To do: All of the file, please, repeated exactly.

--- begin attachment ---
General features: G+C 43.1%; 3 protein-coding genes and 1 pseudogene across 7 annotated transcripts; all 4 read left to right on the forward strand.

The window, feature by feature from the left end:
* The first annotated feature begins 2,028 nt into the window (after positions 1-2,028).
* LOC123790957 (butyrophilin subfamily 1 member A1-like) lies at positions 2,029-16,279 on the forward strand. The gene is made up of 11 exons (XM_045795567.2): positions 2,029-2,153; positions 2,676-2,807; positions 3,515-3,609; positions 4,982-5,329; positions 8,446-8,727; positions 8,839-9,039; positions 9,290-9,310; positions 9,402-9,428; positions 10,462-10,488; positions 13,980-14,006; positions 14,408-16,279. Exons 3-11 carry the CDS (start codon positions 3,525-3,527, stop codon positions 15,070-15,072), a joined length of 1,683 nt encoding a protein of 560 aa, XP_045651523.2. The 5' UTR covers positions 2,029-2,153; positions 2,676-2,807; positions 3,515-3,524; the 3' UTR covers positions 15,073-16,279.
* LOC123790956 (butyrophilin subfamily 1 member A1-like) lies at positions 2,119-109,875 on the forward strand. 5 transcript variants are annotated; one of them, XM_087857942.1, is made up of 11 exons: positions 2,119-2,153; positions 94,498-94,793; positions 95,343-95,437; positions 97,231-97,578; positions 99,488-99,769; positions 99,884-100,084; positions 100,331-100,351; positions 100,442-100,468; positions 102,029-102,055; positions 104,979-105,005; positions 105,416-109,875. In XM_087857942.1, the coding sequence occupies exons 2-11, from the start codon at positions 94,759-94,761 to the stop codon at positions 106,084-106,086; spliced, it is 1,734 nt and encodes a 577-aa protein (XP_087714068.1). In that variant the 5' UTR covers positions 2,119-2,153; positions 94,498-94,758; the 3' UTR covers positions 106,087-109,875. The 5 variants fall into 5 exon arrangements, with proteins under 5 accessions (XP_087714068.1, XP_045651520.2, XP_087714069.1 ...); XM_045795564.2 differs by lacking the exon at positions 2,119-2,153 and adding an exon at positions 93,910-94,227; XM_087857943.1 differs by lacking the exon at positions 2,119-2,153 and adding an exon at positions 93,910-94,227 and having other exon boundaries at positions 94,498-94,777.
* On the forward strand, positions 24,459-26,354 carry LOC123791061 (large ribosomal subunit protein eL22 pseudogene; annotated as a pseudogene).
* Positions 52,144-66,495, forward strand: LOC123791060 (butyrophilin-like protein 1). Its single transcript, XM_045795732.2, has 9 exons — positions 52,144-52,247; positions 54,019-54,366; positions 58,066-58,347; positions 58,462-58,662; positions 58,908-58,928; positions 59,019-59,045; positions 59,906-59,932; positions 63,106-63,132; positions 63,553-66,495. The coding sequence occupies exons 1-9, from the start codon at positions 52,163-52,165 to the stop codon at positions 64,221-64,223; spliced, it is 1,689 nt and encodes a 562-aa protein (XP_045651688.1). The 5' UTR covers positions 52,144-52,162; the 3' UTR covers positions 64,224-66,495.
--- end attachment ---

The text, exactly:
General features: G+C 43.1%; 3 protein-coding genes and 1 pseudogene across 7 annotated transcripts; all 4 read left to right on the forward strand.

The window, feature by feature from the left end:
* The first annotated feature begins 2,028 nt into the window (after positions 1-2,028).
* LOC123790957 (butyrophilin subfamily 1 member A1-like) lies at positions 2,029-16,279 on the forward strand. The gene is made up of 11 exons (XM_045795567.2): positions 2,029-2,153; positions 2,676-2,807; positions 3,515-3,609; positions 4,982-5,329; positions 8,446-8,727; positions 8,839-9,039; positions 9,290-9,310; positions 9,402-9,428; positions 10,462-10,488; positions 13,980-14,006; positions 14,408-16,279. Exons 3-11 carry the CDS (start codon positions 3,525-3,527, stop codon positions 15,070-15,072), a joined length of 1,683 nt encoding a protein of 560 aa, XP_045651523.2. The 5' UTR covers positions 2,029-2,153; positions 2,676-2,807; positions 3,515-3,524; the 3' UTR covers positions 15,073-16,279.
* LOC123790956 (butyrophilin subfamily 1 member A1-like) lies at positions 2,119-109,875 on the forward strand. 5 transcript variants are annotated; one of them, XM_087857942.1, is made up of 11 exons: positions 2,119-2,153; positions 94,498-94,793; positions 95,343-95,437; positions 97,231-97,578; positions 99,488-99,769; positions 99,884-100,084; positions 100,331-100,351; positions 100,442-100,468; positions 102,029-102,055; positions 104,979-105,005; positions 105,416-109,875. In XM_087857942.1, the coding sequence occupies exons 2-11, from the start codon at positions 94,759-94,761 to the stop codon at positions 106,084-106,086; spliced, it is 1,734 nt and encodes a 577-aa protein (XP_087714068.1). In that variant the 5' UTR covers positions 2,119-2,153; positions 94,498-94,758; the 3' UTR covers positions 106,087-109,875. The 5 variants fall into 5 exon arrangements, with proteins under 5 accessions (XP_087714068.1, XP_045651520.2, XP_087714069.1 ...); XM_045795564.2 differs by lacking the exon at positions 2,119-2,153 and adding an exon at positions 93,910-94,227; XM_087857943.1 differs by lacking the exon at positions 2,119-2,153 and adding an exon at positions 93,910-94,227 and having other exon boundaries at positions 94,498-94,777.
* On the forward strand, positions 24,459-26,354 carry LOC123791061 (large ribosomal subunit protein eL22 pseudogene; annotated as a pseudogene).
* Positions 52,144-66,495, forward strand: LOC123791060 (butyrophilin-like protein 1). Its single transcript, XM_045795732.2, has 9 exons — positions 52,144-52,247; positions 54,019-54,366; positions 58,066-58,347; positions 58,462-58,662; positions 58,908-58,928; positions 59,019-59,045; positions 59,906-59,932; positions 63,106-63,132; positions 63,553-66,495. The coding sequence occupies exons 1-9, from the start codon at positions 52,163-52,165 to the stop codon at positions 64,221-64,223; spliced, it is 1,689 nt and encodes a 562-aa protein (XP_045651688.1). The 5' UTR covers positions 52,144-52,162; the 3' UTR covers positions 64,224-66,495.